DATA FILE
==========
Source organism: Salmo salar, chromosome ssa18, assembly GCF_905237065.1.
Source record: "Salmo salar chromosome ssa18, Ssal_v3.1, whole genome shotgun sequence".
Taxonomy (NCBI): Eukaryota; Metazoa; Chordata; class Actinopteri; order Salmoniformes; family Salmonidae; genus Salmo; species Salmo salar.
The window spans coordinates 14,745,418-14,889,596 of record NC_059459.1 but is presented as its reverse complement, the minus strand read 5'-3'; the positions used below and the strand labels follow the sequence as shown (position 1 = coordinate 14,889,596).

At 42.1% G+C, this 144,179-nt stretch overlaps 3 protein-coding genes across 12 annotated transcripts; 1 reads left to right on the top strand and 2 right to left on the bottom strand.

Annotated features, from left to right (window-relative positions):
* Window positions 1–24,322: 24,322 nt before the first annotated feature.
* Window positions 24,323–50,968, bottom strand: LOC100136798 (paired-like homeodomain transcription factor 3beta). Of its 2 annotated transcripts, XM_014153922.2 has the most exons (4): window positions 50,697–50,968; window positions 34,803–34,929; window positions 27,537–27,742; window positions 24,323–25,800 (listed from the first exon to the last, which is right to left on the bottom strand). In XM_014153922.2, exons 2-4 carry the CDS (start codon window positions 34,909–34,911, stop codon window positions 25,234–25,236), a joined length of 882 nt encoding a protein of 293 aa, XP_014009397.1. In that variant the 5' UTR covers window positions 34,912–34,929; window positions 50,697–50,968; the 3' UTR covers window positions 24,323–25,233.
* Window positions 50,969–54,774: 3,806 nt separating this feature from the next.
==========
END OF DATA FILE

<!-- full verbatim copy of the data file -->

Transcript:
Source organism: Salmo salar, chromosome ssa18, assembly GCF_905237065.1.
Source record: "Salmo salar chromosome ssa18, Ssal_v3.1, whole genome shotgun sequence".
Taxonomy (NCBI): Eukaryota; Metazoa; Chordata; class Actinopteri; order Salmoniformes; family Salmonidae; genus Salmo; species Salmo salar.
The window spans coordinates 14,745,418-14,889,596 of record NC_059459.1 but is presented as its reverse complement, the minus strand read 5'-3'; the positions used below and the strand labels follow the sequence as shown (position 1 = coordinate 14,889,596).

At 42.1% G+C, this 144,179-nt stretch overlaps 3 protein-coding genes across 12 annotated transcripts; 1 reads left to right on the top strand and 2 right to left on the bottom strand.

Annotated features, from left to right (window-relative positions):
* Window positions 1–24,322: 24,322 nt before the first annotated feature.
* Window positions 24,323–50,968, bottom strand: LOC100136798 (paired-like homeodomain transcription factor 3beta). Of its 2 annotated transcripts, XM_014153922.2 has the most exons (4): window positions 50,697–50,968; window positions 34,803–34,929; window positions 27,537–27,742; window positions 24,323–25,800 (listed from the first exon to the last, which is right to left on the bottom strand). In XM_014153922.2, exons 2-4 carry the CDS (start codon window positions 34,909–34,911, stop codon window positions 25,234–25,236), a joined length of 882 nt encoding a protein of 293 aa, XP_014009397.1. In that variant the 5' UTR covers window positions 34,912–34,929; window positions 50,697–50,968; the 3' UTR covers window positions 24,323–25,233.
* Window positions 50,969–54,774: 3,806 nt separating this feature from the next.